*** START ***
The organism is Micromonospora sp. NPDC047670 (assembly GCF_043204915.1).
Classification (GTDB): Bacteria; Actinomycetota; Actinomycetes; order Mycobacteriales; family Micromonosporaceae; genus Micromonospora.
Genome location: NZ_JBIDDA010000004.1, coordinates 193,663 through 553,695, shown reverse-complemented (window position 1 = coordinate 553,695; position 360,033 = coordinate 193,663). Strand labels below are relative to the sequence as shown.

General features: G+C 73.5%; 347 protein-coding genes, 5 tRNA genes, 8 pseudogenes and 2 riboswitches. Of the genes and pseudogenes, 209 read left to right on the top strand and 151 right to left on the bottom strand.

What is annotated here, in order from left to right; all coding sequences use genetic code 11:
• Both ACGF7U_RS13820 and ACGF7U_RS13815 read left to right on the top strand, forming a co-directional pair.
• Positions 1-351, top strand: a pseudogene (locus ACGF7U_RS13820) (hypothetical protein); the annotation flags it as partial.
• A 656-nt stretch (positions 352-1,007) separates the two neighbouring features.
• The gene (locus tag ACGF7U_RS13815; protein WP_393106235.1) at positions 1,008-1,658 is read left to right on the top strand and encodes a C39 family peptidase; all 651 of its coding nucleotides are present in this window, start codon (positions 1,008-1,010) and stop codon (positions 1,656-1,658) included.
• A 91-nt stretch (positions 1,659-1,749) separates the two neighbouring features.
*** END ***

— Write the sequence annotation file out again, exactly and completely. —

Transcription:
The organism is Micromonospora sp. NPDC047670 (assembly GCF_043204915.1).
Classification (GTDB): Bacteria; Actinomycetota; Actinomycetes; order Mycobacteriales; family Micromonosporaceae; genus Micromonospora.
Genome location: NZ_JBIDDA010000004.1, coordinates 193,663 through 553,695, shown reverse-complemented (window position 1 = coordinate 553,695; position 360,033 = coordinate 193,663). Strand labels below are relative to the sequence as shown.

General features: G+C 73.5%; 347 protein-coding genes, 5 tRNA genes, 8 pseudogenes and 2 riboswitches. Of the genes and pseudogenes, 209 read left to right on the top strand and 151 right to left on the bottom strand.

What is annotated here, in order from left to right; all coding sequences use genetic code 11:
• Both ACGF7U_RS13820 and ACGF7U_RS13815 read left to right on the top strand, forming a co-directional pair.
• Positions 1-351, top strand: a pseudogene (locus ACGF7U_RS13820) (hypothetical protein); the annotation flags it as partial.
• A 656-nt stretch (positions 352-1,007) separates the two neighbouring features.
• The gene (locus tag ACGF7U_RS13815; protein WP_393106235.1) at positions 1,008-1,658 is read left to right on the top strand and encodes a C39 family peptidase; all 651 of its coding nucleotides are present in this window, start codon (positions 1,008-1,010) and stop codon (positions 1,656-1,658) included.
• A 91-nt stretch (positions 1,659-1,749) separates the two neighbouring features.